2
$\begingroup$

In the proof that every separable Hilbert space has a countable orthonormal basis, this step seems to be regarded as obvious. But I am having a hard time understanding.

The general idea of the proof is that if Hilbert space $H$ contains a countable dense subset $D$, then there exists a countable basis $B$ of $\mathrm{span}(D)$. By Gram-Schmidt orthogonalisation, we can turn $B$ into a countable orthonormal linearly independent set $O$. Therefore $\mathbf{span(D)}$ has a countable orthonormal basis, namely $O$. How do we know that $H = \overline{\mathrm{span}(D)}$ has a countable orthonormal basis? I am either missing something, or "basis" is defined differently in Hilbert space theory!?

$\endgroup$
  • 1
    $\begingroup$ From wikipedia: "If $V$ is a Hilbert space, an orthogonal basis is a total (having span dense in $V$) subset $B$ of $V$ such that elements in $B$ are nonzero and pairwise orthogonal." The definition of basis here is different than the algebraic version (Hamel basis); the former allows series (which is why denseness is enough) while the latter only involves finite combinations. $\endgroup$ – angryavian Aug 23 '16 at 19:03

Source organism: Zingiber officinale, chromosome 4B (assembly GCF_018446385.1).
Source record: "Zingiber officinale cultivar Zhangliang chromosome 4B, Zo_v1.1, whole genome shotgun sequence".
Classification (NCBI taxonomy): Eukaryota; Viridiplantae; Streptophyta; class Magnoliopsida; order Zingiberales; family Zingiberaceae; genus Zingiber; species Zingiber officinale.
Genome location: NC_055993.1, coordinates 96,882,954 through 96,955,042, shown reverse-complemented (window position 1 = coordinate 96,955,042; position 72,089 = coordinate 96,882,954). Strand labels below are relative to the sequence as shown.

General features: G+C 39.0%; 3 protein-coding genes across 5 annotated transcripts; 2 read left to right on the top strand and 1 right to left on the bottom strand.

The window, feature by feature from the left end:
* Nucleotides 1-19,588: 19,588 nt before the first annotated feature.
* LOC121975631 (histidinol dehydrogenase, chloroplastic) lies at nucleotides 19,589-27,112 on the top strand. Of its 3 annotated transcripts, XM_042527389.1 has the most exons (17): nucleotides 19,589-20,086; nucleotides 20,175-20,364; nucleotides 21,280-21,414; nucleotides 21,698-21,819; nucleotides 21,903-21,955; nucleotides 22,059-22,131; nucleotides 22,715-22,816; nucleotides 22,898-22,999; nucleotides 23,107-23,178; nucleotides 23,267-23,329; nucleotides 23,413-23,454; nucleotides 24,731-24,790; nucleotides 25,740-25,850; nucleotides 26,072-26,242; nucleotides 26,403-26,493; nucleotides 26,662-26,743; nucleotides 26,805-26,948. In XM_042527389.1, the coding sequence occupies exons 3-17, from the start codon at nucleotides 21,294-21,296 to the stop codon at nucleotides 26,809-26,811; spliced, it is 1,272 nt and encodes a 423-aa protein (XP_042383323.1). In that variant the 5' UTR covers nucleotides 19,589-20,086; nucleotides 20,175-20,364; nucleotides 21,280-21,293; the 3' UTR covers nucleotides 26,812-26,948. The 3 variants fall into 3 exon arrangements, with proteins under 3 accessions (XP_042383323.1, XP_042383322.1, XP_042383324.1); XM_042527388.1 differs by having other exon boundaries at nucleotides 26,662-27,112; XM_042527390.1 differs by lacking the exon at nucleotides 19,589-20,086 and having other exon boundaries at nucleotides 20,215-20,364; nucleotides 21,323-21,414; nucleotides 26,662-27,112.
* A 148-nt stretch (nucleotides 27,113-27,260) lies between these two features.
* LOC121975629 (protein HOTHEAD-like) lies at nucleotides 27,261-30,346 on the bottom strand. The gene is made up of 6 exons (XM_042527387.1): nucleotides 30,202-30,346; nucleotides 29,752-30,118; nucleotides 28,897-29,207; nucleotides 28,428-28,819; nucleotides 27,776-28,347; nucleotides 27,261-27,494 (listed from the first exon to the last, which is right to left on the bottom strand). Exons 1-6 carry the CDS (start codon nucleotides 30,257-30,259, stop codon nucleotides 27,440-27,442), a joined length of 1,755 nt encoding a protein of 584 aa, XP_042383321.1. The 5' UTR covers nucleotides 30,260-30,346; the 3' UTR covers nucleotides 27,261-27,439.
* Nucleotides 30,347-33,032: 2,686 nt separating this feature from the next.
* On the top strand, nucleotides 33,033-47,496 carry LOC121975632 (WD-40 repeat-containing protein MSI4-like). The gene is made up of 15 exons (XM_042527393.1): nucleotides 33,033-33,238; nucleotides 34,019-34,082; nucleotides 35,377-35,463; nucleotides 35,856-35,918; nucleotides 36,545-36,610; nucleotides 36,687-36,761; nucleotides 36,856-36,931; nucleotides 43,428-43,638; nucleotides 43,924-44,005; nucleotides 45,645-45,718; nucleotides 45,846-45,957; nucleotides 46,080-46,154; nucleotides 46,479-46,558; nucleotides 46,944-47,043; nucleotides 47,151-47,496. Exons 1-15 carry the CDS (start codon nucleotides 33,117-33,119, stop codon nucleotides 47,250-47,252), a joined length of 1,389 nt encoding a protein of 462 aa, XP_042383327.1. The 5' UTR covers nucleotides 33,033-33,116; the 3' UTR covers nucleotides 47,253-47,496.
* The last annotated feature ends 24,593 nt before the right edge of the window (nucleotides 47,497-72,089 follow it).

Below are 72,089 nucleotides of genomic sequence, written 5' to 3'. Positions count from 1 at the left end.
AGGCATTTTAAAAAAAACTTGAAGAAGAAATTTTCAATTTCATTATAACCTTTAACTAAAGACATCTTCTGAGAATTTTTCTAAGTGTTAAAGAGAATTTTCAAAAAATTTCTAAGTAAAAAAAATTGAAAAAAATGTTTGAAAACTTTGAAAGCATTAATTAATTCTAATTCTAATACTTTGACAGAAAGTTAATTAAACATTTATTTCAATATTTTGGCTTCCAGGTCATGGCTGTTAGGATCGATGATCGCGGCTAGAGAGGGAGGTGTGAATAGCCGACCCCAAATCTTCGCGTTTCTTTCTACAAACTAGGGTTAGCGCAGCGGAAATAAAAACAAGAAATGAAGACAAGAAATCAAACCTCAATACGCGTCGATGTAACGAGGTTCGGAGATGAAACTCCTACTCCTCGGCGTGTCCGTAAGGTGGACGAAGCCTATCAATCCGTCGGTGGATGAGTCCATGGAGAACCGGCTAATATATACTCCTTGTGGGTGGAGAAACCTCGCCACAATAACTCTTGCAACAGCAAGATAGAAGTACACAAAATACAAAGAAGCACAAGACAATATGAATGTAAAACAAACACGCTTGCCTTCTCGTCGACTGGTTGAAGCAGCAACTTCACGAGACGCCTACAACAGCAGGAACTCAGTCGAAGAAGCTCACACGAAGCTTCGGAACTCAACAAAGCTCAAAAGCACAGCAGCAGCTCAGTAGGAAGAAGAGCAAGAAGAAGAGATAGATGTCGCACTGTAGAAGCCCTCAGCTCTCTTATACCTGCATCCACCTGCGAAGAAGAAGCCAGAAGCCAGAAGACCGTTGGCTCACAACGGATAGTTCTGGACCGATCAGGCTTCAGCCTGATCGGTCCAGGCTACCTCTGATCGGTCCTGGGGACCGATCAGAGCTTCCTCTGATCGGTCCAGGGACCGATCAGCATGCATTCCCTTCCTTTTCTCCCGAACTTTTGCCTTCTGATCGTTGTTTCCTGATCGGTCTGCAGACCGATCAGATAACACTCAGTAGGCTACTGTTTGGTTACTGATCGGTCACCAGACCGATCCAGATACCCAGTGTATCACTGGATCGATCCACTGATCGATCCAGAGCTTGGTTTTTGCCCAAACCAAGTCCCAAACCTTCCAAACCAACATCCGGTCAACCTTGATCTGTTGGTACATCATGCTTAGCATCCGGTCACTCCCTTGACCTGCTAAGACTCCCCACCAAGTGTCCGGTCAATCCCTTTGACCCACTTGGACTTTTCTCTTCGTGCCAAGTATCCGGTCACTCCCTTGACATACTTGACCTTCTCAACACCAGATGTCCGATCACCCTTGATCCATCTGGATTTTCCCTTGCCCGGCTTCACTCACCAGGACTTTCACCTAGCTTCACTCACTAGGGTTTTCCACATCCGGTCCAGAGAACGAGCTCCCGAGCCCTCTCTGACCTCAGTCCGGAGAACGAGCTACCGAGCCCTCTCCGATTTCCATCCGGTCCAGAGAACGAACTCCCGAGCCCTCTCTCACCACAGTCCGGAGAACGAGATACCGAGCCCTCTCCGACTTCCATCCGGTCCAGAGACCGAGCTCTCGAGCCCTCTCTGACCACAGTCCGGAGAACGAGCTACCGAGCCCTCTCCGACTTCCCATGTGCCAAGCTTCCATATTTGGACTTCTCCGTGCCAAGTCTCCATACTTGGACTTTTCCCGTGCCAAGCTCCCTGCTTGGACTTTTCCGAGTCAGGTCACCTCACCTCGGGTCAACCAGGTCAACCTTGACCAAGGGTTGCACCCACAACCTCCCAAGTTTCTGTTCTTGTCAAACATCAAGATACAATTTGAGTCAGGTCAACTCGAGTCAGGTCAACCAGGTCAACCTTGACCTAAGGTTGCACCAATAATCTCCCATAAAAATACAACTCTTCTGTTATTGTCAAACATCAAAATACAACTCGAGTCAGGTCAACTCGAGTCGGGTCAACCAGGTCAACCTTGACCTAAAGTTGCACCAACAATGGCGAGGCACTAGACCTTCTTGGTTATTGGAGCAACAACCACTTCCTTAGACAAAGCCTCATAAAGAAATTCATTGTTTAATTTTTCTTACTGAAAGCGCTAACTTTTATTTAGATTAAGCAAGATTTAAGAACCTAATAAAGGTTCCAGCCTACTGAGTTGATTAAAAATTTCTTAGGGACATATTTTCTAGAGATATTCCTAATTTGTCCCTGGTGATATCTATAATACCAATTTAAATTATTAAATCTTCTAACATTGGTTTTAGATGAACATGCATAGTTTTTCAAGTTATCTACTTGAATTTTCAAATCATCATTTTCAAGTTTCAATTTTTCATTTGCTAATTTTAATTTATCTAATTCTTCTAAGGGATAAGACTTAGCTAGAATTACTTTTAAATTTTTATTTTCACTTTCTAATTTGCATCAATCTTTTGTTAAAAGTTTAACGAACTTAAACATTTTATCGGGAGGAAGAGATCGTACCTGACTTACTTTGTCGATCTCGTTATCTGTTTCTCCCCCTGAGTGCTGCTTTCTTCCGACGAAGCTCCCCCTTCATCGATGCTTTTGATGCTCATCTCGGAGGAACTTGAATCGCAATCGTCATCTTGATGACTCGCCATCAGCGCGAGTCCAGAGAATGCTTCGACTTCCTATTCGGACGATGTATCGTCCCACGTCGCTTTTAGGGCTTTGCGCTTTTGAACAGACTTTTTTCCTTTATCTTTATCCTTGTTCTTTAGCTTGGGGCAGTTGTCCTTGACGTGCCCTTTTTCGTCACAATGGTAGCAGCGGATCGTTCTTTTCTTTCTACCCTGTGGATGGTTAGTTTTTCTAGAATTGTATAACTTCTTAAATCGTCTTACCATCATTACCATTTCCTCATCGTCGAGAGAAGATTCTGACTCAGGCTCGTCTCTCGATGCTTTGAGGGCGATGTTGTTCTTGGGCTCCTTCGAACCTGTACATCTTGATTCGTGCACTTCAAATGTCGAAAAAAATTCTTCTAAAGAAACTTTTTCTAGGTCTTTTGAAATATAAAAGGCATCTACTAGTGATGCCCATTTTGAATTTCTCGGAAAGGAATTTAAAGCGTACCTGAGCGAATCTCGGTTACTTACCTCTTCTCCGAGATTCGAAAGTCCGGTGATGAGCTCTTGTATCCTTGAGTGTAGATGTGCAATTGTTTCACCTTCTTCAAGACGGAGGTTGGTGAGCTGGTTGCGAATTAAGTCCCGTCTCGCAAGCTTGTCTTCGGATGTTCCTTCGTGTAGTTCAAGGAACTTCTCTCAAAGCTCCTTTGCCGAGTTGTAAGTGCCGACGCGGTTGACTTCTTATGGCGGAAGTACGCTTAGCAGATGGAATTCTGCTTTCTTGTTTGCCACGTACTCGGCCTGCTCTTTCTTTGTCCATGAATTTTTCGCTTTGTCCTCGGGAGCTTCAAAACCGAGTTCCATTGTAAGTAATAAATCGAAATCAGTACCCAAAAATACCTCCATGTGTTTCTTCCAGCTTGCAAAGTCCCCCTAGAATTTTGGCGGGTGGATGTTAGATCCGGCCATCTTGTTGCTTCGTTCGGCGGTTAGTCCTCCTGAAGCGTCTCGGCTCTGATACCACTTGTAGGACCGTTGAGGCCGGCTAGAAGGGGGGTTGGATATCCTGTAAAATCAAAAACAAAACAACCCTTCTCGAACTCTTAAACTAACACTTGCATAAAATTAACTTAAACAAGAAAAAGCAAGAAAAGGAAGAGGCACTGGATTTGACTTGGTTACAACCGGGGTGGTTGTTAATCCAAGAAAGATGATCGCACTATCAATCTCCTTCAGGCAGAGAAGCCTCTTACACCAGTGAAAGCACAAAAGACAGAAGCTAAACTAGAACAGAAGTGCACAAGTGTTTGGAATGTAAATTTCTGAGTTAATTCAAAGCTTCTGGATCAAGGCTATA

• $\begingroup$ Thank you - this caused me a lot of confusion! $\endgroup$ – Stanley Aug 23 '16 at 19:39

Your Answer

By clicking “Post Your Answer”, you agree to our terms of service, privacy policy and cookie policy

Browse other questions tagged or ask your own question.